With the recent presidential election, I needed an album that could fire me up to know that this nation could be a place worth fighting to make better. No album energized me more to help find a cure for America than ALL-AMERIKKKAN BADA$$ (notice the spelling if you didn’t catch that;). I didn’t know what to expect from this album honestly. I didn’t know whether I would get an album of F Donald Trump, or a commercial album to help get Americans cope with the election. What you get is something worth so much more than I could have ever hoped. “TEMPTATION” is right up there as one of my favorite songs of the past five years with it’s infectious chorus and jazzy instrumental, and “BABYLON” could very well be the best rap song by Joey, and that’s including the Summer Knights and 1999. More than anything, this album is just fun to listen to and it give you a positive boost to your day in a fashion unlike anything I have ever listened to.
And now we come to perhaps the best album overall this year. I would be surprised if this album doesn’t win a Grammy, but knowing the people that nominate these albums, there is no way it stands a chance after all the antics this man has gotten into over the years. Flower Boy by Tyler, the Creator is the best album not for just its sonic brilliance, but for its ability to be the best album you can drive to. Period. I know that sounds ridiculous, but as someone who has just gotten his license, I do value the drivability (yes, I made this up) of an album to high regard now. The skits on this album help guide the listener on a journey of realization that Tyler, like anyone else, is really human. He is a man who has flaws, and can be angry, confused, and happy all at the same time. His features from Frank Ocean are placed at all the right moments in the album to soothe you. The soundstage created by this album is unlike anything I have heard in a rap album and every song feels as though you are in the studio with Tyler as he is recording. “See You Again,” the three minute masterpiece of this album, gathers synths and bumping 808s into the most harmonious melody of this project. “Boredom” brings the feature of Rex Orange County and Anna of the North into the catchiest chorus of the album, and its message is message is simple: “Find some time, find some time to do something.” I know I am not the only person who feels like Tyler wrote this album for just me. All these anecdotes, while seemingly personal, are all shared by people who struggle to find who we are, and when this album came out while I was in Ethiopia this past summer, I only came to appreciate life that much more.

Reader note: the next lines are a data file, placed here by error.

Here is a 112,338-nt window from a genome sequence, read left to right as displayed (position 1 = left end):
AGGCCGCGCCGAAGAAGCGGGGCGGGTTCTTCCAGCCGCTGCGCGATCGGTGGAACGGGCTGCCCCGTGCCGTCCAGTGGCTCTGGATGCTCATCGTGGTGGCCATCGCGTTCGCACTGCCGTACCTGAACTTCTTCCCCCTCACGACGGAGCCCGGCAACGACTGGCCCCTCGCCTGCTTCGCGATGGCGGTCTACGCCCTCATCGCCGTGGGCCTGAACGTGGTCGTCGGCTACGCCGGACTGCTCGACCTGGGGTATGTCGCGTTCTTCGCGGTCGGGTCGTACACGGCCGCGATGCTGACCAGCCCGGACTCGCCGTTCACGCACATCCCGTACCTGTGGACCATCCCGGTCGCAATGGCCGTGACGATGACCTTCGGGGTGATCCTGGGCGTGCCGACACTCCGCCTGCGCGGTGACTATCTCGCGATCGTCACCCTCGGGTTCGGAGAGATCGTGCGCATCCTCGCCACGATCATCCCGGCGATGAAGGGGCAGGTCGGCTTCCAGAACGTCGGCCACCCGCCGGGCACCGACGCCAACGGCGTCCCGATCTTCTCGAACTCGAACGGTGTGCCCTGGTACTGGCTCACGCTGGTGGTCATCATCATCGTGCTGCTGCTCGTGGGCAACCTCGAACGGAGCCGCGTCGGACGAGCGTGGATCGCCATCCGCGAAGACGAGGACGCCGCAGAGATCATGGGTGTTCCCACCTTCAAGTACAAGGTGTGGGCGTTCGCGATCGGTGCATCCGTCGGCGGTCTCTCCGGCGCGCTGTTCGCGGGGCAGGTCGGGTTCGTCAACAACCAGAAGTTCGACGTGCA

Hip-hop is in a place that I have never been more proud to call myself a fan of. From the emergence of BROCKHAMPTON, to the return of Jigga, and the protest of Joey, hip-hop is now a genre I wholeheartedly can recommend to anyone, regardless of their music interests, because the messages of artists have never been so transparent for the masses to understand. I always get asked why I listen to so much rap music, and why I listen to so much explicit music. The answer I want to say is “No one ever liked Picasso until they came to appreciate him for what he created,” but I usually just say it’s my personal choice. I question America’s choice to not recognize hip-hop for so long as something we should appreciate. But there is a future for this, mainly thanks to the fact that hip-hop culture is now American culture. Today, SNL is going to be HOSTED, not a musical guest, by Chance the Rapper. Although the progress, I admit, is slow, rap music is the future of American culture, whether you like it or not. That’s why I admire people, like Gary Vaynerchuk, who never fears from embracing this culture. So if you have anytime to listen to any of these albums, especially if you don’t listen to rap that often, I encourage you to listen to any of these five albums in their entirety, in order. Maybe these projects can help open your mind to what this genre of music has to offer, and more importantly, why this genre deserves your ear for the years to come.